Skiff Condominium (Units 1-3).
The skiff — pointed bow, squared back, and flat bottom — is the little workhorse of the waterfront. It is also the name of the Skiff Condominium Trust, created in 2007 by Judy K. Mencher, a lawyer and financier who owns the abutting properties at 65A Commercial Street and 65B Commercial Street. The condo takes its name, in turn, from the Skiff waterfront apartments, as this property used to be called. The Skiff was owned and managed for many years by the Hiebert family, beginning with Dr. Daniel H. Hiebert (1889-1972) and his wife, Emily Hiebert (1894-1985), then extending through their daughter, Ruth E. Hiebert (1922-2004), a prominent landlord and philanthropist, who also owned and managed Captain Jack’s Wharf. It was Ruth who christened the building “Skiff.”
But it might as well as have been called “Whaler.” Capt. Edward Quincy Weeks (1846-1936), whom The Advocate described as the “last of the old time whalemen,” made this his home, back to the days of the old street-numbering system, when it was denominated 50 Commercial Street. Weeks, born on Long Point, first went to sea with his father, Capt. John C. Weeks, at the age of 10. By his 18th birthday, he was already a boat-steerer (the crewman who guides a whale boat) and “soon after attained a reputation with the harpoon,” The Advocate recalled. He shipped on Mary D. Leach and Agate, went swordfishing on his own account, and worked on mackerel seiners. His own boat was the sloop Sylvian (the first Mrs. Weeks was Sylvia K. Galacar) and it was noted in the 1886 town directory that he was a “maker and packer prepared fish.”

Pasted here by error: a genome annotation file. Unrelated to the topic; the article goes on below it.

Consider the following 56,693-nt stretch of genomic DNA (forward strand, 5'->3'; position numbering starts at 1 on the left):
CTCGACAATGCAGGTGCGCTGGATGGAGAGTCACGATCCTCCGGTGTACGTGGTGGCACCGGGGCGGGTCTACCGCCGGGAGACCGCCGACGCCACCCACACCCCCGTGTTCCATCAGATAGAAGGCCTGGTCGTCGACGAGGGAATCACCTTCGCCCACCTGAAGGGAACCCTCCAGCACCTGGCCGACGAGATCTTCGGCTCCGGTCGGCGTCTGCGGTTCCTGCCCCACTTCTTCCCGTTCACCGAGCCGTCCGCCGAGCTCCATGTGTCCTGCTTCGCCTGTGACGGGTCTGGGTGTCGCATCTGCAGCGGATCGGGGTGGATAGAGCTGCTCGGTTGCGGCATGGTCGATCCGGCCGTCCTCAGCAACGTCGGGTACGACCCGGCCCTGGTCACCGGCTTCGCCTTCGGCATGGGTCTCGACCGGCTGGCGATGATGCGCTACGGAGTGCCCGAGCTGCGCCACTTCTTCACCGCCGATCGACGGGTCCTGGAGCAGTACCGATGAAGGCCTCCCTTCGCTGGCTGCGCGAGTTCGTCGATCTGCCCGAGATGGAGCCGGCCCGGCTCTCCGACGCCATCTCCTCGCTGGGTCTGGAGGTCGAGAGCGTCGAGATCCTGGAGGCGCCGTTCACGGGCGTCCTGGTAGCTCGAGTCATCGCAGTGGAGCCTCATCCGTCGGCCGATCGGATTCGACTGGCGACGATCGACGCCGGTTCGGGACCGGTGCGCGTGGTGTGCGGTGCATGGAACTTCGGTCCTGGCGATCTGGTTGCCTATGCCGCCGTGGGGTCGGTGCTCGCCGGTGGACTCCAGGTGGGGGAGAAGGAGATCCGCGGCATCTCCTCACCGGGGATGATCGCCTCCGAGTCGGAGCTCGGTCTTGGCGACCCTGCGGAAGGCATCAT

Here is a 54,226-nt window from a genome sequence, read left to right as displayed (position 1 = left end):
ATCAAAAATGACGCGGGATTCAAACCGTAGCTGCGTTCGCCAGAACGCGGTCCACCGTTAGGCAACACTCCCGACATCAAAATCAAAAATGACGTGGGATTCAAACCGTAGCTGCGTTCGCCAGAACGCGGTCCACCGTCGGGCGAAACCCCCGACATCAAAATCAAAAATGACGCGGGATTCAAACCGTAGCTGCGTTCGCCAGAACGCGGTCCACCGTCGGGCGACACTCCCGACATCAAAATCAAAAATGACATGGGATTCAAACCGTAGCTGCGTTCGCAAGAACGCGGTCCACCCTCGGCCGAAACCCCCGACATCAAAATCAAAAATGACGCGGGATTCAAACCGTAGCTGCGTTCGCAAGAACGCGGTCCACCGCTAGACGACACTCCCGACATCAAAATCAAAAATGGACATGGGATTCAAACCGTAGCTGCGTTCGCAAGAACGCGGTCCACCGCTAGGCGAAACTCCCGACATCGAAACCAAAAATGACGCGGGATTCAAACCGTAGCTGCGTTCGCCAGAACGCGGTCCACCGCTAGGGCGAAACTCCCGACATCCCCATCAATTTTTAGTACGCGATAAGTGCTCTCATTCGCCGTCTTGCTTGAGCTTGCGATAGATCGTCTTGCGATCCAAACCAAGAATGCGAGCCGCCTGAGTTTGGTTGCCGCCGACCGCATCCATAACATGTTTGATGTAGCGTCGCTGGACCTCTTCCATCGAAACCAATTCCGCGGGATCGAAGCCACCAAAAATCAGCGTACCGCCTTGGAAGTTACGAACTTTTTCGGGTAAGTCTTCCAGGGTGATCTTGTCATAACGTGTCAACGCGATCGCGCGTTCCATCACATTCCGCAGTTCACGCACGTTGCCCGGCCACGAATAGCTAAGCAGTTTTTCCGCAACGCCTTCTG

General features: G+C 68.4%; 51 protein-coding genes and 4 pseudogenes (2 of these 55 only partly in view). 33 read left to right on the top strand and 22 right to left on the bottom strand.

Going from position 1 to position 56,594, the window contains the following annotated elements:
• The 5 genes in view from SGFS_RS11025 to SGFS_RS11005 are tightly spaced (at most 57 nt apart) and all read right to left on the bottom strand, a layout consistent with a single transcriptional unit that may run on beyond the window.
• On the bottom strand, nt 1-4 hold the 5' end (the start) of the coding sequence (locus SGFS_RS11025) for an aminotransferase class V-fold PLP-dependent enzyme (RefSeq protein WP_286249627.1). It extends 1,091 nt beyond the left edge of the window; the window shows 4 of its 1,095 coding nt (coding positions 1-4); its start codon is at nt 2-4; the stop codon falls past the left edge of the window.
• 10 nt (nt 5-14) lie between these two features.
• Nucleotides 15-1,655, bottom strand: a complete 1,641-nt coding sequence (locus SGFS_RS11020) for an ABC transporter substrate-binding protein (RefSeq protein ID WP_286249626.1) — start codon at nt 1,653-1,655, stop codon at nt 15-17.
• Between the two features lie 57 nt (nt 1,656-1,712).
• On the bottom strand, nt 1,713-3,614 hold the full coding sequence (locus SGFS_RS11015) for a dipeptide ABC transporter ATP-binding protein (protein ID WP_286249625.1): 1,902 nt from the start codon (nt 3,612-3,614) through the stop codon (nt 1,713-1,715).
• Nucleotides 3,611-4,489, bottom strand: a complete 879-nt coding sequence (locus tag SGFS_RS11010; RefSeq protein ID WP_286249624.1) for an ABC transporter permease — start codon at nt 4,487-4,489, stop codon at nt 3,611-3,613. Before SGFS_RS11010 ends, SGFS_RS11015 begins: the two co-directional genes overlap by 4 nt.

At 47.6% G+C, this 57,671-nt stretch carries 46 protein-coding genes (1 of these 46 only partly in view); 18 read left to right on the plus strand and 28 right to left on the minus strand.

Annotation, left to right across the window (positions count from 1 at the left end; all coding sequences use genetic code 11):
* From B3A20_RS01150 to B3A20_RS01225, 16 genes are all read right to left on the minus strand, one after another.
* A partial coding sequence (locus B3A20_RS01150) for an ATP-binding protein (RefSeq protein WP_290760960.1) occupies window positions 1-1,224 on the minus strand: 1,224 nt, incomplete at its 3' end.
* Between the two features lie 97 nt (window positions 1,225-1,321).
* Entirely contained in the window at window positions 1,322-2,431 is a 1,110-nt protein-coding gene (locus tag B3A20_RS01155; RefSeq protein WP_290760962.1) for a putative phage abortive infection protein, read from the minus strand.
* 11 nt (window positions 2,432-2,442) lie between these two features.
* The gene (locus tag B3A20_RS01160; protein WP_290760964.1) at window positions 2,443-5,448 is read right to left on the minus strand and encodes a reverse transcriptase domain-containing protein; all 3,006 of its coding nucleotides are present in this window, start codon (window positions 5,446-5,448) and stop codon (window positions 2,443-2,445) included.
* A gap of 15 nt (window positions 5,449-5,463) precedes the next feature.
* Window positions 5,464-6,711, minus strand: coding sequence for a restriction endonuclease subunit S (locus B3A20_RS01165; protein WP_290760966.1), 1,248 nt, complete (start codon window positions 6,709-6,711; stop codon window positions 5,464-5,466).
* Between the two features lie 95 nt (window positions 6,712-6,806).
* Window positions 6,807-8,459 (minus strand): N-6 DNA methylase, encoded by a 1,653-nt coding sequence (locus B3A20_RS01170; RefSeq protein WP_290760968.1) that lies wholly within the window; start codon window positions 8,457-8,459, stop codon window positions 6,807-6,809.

Harry Warren Atwood (±1874-1947) made this his home in the 1940s, though he spent much of his adult life in Brooklyn, working across the East River for the Metropolitan Life Insurance Company. Atwood was the son of Capt. Rodolphus Hatch Atwood (1829-1890) and a brother to Franklin Nye “Frank” Atwood (1872-1946), who lived across the street, at 66 Commercial Street. The house at No. 67 was inherited by Harry’s daughter, Dorothy E. (Atwood) Linskey (1905-1996), who sold it in 1956 to the Hieberts.
The Hieberts added a three-story porch to the waterfront facade in 1957. In the 2000s, the Skiff offered five different apartments, each for $1,700 a week for two persons during the summer season. On the first floor was the Captain’s Quarters, a one-bedroom unit with a kitchen-dining area; on the second was the Bridge, a one-bedroom unit with living-dining area, kitchen, and private decks; on the third was the Penthouse, a one-bedroom unit with kitchen-dining-living area and a private deck. Behind the main house was a refurbished fish house called the Arks, with two units.
The trustees of the Hiebert Charitable Trust sold the property for $2.05 million in 2005 to 67 Commercial Street LLC — Judy Mencher, in fact. In 2012, she undertook a substantive renovation of the building, working with the contractor Scott Czyoski of Brewster. One of the three units in the main house was purchased by a couple from Bridgewater for $575,000. A Jersey City resident bought two units, for $585,000 and $597,000.
For a view of the rear cottage, please see 67B Commercial Street.
¶ Last updated on 5 July 2018.
Ed Fitzgerald wrote on 12 June 2014: Ruth named it “The Skiff” and continued to own and manage it after she moved to Pleasant Street.
In 2008, it was possible simply to drop in at the Skiff. Photo by David W. Dunlap.